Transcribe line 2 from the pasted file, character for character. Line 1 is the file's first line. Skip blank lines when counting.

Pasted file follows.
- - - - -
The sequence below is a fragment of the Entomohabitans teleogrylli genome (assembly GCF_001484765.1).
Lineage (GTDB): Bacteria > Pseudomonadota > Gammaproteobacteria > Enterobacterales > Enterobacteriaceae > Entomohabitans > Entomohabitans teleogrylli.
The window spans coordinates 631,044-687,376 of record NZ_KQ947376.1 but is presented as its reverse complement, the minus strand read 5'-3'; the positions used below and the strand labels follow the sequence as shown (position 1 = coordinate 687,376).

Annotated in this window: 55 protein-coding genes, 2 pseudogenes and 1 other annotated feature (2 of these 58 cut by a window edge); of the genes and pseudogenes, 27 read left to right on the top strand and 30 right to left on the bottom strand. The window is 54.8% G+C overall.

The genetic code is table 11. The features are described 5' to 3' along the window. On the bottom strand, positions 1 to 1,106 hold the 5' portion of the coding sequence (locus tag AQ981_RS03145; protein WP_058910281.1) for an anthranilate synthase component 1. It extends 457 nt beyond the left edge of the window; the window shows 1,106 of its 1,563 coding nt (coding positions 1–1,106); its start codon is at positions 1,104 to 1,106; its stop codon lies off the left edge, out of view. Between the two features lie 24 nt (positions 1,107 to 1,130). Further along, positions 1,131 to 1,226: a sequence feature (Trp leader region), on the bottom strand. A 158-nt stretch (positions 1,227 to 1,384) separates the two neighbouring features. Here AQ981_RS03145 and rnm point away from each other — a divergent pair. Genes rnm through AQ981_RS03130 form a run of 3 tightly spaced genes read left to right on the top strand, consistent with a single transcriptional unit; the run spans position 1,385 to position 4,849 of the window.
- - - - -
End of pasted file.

Lineage (GTDB): Bacteria > Pseudomonadota > Gammaproteobacteria > Enterobacterales > Enterobacteriaceae > Entomohabitans > Entomohabitans teleogrylli.